Automatically calculate mathematical formulas by entering your numeric values into a spreadsheet. In Microsoft Excel, you can use the equals symbol to indicate the start of a formula in a cell of your worksheet. Some of the most basic Excel math formulas include addition, subtraction, multiplication and division. Apply the same formula pattern to adjacent cells to avoid entering repetitive formulas in worksheet. Additional formulas can be accessed using the commands in the Function Library group of the Formulas ribbon.

## Basic Math Formulas

Entering a formula into Excel enables you to calculate values using common math. Formulas must start with an equals sign before the equation. For example, if you enter "=1+2" without the quotes, into an empty cell in a worksheet and then press "Enter," the cell's value changes to reflect the answer to your formula -- 3. You can use the common symbols for your formulas: enter "+" to add, "-" to subtract, "*" to multiply and "/" to divide. You can also use "SQRT" to calculate the square route and "%" for percentages.

## SUM Function

You can use the SUM function to calculate the sum of the cells in a column or row. Enter "=SUM(n,n)" without the quotes, replacing "n" with the numbers you wish to add. For example, "=SUM(3,4)" produces the number 7 as the sum of 3 and 4. To calculate the sum of a row or column, click a cell that is directly below or to the right of the values you wish to include in your calculation. Click "AutoSum" in the Editing group of the Home ribbon and then press "Enter" to display the answer for the SUM function.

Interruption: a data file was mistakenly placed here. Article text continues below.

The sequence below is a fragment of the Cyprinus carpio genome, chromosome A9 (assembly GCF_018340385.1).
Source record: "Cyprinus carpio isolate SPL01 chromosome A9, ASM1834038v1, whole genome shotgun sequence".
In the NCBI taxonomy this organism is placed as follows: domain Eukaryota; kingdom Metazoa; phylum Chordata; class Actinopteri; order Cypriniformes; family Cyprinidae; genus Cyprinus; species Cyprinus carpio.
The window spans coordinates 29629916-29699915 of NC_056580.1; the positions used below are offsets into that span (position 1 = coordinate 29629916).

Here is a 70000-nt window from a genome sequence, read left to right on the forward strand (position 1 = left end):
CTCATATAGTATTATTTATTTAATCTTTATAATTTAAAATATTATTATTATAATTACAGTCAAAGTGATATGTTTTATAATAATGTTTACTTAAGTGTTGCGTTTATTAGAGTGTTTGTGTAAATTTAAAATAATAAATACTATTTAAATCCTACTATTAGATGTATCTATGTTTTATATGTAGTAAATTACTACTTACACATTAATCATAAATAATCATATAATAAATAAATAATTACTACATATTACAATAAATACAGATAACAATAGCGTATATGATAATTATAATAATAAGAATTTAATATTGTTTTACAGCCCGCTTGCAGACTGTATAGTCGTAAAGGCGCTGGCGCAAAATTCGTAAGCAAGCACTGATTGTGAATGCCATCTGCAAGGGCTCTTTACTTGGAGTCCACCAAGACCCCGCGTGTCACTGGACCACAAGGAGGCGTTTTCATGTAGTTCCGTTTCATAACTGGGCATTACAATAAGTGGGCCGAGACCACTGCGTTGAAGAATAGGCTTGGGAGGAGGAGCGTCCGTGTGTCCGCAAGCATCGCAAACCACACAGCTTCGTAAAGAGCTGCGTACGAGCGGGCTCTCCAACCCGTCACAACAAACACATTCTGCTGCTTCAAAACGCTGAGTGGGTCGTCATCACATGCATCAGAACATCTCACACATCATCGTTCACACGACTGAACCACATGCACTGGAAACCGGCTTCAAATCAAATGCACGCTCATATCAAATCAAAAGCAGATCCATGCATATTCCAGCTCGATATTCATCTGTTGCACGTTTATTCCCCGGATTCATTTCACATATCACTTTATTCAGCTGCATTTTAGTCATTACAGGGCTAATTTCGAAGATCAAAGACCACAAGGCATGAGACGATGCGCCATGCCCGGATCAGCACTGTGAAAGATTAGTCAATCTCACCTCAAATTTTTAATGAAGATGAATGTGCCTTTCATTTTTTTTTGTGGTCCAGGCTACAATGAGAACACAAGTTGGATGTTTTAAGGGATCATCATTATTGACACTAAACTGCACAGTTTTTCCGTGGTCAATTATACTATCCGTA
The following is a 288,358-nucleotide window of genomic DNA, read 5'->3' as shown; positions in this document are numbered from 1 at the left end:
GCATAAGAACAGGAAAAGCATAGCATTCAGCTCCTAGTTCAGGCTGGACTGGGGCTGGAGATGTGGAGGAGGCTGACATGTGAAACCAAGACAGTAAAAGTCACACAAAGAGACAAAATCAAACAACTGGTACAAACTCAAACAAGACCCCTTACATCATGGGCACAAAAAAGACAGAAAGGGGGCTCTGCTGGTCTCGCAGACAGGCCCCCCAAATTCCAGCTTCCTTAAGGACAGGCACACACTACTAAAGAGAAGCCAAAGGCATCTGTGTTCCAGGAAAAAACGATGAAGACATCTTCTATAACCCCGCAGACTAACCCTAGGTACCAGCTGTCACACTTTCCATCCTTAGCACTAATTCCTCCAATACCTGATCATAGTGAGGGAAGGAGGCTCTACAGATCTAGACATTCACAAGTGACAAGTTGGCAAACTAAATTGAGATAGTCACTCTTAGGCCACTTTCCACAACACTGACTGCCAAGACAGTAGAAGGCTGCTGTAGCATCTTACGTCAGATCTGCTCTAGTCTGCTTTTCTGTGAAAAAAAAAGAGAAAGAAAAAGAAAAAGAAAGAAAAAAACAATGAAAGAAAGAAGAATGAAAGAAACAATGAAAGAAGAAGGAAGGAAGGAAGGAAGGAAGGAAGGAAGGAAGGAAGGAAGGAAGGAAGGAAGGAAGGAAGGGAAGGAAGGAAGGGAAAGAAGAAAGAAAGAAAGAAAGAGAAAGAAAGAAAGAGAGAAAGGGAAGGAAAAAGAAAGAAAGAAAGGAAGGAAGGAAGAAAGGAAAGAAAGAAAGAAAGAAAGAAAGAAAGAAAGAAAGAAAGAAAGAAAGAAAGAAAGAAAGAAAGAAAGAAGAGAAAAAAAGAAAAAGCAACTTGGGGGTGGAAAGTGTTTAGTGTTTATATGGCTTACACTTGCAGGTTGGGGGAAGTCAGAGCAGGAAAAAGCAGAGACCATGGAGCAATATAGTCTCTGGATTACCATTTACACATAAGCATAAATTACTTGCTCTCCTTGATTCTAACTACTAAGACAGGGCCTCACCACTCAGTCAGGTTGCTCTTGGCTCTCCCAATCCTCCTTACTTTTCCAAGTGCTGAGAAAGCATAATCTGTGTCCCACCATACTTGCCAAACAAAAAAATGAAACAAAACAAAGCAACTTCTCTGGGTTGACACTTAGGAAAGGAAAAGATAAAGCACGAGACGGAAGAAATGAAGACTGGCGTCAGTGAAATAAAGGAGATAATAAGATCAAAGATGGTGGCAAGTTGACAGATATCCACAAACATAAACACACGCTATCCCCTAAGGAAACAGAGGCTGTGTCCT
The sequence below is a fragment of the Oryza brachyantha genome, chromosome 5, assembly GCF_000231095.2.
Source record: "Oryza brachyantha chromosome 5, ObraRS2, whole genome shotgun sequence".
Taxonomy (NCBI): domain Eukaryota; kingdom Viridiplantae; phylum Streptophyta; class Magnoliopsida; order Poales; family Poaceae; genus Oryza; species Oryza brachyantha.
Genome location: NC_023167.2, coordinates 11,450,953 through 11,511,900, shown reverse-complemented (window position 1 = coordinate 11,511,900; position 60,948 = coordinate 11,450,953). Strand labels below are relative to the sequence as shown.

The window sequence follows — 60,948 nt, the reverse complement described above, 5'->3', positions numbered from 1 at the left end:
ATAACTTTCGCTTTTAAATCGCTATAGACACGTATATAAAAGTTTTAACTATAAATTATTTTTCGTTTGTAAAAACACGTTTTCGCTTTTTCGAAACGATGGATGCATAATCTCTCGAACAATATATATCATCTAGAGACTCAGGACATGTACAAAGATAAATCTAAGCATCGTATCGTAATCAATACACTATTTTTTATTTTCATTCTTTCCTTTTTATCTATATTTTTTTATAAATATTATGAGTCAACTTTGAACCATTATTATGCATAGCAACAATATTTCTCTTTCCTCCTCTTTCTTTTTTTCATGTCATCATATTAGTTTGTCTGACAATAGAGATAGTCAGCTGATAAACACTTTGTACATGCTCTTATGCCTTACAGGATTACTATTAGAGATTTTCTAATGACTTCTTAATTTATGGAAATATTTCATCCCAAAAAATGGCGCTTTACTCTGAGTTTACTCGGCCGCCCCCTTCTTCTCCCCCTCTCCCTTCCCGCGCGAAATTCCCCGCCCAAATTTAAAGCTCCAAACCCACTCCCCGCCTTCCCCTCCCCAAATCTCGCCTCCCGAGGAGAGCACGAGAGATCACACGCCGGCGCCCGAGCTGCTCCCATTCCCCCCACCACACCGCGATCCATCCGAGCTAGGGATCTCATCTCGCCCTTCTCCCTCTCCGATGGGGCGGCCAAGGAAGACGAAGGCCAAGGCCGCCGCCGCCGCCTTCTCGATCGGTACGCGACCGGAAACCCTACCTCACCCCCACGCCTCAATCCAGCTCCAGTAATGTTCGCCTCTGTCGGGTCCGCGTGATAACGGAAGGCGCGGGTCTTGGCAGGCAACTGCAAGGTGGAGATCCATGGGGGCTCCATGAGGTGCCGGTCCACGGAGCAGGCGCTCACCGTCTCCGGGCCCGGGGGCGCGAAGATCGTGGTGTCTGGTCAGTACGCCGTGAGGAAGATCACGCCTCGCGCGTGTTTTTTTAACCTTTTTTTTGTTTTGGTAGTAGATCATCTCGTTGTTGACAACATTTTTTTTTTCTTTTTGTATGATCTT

## Cell References

Reference another cell whenever you calculate formulas so that when the originating cell's numeric value is updated, your formula's result will reflect the adjusted value. For example, if you want to add cell A2 with cell B3, enter "=A2+A3" and then press "Enter" to add the two cells together. You can also specify a range of cells using the colon symbol. For example, "=SUM(A2:A6)" is a formula that calculates the sum of cells A2 through A6.

## Filling Formulas

Cell references help you find the numeric values for formulas you use often in your worksheet. You can fill your formula into cells that are next to the cell containing your original formula. Click on the fill handle, which resembles a small black box in the lower right corner of the cell, then drag the fill handle into the adjacent cells you wish to apply your formula to and release the handle. Select the cell to view the formula in the formula bar at the top of your worksheet.